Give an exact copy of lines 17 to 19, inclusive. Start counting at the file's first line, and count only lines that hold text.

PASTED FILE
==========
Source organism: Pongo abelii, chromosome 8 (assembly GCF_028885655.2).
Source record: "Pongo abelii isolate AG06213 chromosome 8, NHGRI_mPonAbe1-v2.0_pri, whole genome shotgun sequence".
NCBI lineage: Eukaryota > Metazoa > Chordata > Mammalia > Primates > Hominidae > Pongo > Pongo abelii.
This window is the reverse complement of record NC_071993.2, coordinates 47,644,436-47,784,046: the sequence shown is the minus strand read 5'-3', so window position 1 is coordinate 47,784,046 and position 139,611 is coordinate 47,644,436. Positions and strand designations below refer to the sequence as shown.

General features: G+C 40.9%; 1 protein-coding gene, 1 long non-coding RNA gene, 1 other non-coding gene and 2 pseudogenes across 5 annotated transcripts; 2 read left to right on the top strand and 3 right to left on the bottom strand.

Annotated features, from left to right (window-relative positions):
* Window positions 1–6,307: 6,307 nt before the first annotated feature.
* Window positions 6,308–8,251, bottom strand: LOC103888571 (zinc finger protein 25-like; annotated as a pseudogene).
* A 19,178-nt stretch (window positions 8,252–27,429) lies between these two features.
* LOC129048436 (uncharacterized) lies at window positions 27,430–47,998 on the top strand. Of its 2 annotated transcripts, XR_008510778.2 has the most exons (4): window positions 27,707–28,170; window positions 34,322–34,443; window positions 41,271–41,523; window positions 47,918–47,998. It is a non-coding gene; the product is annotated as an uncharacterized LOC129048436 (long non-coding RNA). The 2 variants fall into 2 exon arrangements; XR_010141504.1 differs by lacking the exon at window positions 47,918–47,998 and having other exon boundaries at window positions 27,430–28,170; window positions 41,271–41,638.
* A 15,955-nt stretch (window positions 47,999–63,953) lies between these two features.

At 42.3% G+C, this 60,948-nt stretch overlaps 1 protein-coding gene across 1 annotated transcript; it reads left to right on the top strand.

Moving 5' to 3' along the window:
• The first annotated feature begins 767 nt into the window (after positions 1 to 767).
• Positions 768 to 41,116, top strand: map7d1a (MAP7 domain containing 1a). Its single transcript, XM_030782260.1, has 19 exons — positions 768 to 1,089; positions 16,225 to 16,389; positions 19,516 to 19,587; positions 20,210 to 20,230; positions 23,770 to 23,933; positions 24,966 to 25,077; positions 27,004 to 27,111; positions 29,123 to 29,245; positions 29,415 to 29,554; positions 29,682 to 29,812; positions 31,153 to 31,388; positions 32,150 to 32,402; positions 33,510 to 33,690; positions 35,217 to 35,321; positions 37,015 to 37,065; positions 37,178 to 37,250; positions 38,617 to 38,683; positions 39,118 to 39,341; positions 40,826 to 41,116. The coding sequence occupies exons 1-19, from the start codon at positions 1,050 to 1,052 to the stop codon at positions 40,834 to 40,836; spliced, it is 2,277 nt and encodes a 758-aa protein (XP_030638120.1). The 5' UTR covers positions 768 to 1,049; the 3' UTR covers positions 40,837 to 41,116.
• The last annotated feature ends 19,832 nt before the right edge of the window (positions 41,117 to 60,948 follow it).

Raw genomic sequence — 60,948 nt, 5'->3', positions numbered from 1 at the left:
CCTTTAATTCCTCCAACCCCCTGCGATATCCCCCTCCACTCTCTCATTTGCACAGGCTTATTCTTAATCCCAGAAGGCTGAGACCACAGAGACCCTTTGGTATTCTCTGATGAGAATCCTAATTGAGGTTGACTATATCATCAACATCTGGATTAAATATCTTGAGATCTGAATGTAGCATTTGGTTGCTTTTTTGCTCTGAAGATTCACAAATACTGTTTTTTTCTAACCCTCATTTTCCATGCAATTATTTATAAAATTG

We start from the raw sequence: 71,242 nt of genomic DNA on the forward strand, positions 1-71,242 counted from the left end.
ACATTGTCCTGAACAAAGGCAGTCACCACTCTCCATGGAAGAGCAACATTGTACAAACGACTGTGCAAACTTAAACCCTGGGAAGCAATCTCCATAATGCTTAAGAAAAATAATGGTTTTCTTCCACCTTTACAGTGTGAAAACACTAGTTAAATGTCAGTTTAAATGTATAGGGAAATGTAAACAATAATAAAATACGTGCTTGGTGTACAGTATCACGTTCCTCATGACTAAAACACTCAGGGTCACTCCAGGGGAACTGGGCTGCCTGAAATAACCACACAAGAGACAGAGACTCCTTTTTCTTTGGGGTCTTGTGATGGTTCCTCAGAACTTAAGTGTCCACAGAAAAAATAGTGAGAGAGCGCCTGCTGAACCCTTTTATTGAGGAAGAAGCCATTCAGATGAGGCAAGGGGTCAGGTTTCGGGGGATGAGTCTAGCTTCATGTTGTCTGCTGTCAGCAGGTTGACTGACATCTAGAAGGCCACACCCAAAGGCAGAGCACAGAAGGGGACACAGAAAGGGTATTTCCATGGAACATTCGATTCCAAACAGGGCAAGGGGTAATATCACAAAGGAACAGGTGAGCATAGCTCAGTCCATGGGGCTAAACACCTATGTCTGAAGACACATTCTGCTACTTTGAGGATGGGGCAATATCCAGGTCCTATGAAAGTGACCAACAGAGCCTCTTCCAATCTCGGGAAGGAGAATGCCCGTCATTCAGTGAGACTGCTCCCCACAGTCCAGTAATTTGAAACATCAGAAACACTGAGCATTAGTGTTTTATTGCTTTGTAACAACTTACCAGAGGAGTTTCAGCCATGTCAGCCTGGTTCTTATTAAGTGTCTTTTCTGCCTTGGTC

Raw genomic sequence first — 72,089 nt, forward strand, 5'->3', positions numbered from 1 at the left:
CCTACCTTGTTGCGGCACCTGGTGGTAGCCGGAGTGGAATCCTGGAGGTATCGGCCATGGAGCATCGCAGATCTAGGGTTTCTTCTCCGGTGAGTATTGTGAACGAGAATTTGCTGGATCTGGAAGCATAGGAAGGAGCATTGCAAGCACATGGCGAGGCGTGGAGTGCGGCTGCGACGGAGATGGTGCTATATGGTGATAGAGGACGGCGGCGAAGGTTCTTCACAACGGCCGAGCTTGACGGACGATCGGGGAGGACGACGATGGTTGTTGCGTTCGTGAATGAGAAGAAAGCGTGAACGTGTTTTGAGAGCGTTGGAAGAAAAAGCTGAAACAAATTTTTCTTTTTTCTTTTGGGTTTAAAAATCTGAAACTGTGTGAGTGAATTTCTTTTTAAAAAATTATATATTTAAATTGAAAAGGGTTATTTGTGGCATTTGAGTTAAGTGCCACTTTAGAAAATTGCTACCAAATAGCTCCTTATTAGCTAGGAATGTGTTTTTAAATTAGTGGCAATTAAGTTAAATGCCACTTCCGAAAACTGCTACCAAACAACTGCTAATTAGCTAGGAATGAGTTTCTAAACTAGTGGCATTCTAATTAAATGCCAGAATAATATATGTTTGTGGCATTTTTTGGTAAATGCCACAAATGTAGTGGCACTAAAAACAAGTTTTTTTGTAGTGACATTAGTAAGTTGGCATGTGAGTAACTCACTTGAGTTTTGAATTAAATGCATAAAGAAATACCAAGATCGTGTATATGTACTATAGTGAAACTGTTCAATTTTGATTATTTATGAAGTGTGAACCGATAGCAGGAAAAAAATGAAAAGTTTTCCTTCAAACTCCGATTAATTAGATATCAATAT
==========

Raw genomic sequence — 60,948 nt, 5'->3', positions numbered from 1 at the left:
CCTTTAATTCCTCCAACCCCCTGCGATATCCCCCTCCACTCTCTCATTTGCACAGGCTTATTCTTAATCCCAGAAGGCTGAGACCACAGAGACCCTTTGGTATTCTCTGATGAGAATCCTAATTGAGGTTGACTATATCATCAACATCTGGATTAAATATCTTGAGATCTGAATGTAGCATTTGGTTGCTTTTTTGCTCTGAAGATTCACAAATACTGTTTTTTTCTAACCCTCATTTTCCATGCAATTATTTATAAAATTG

We start from the raw sequence: 71,242 nt of genomic DNA on the forward strand, positions 1-71,242 counted from the left end.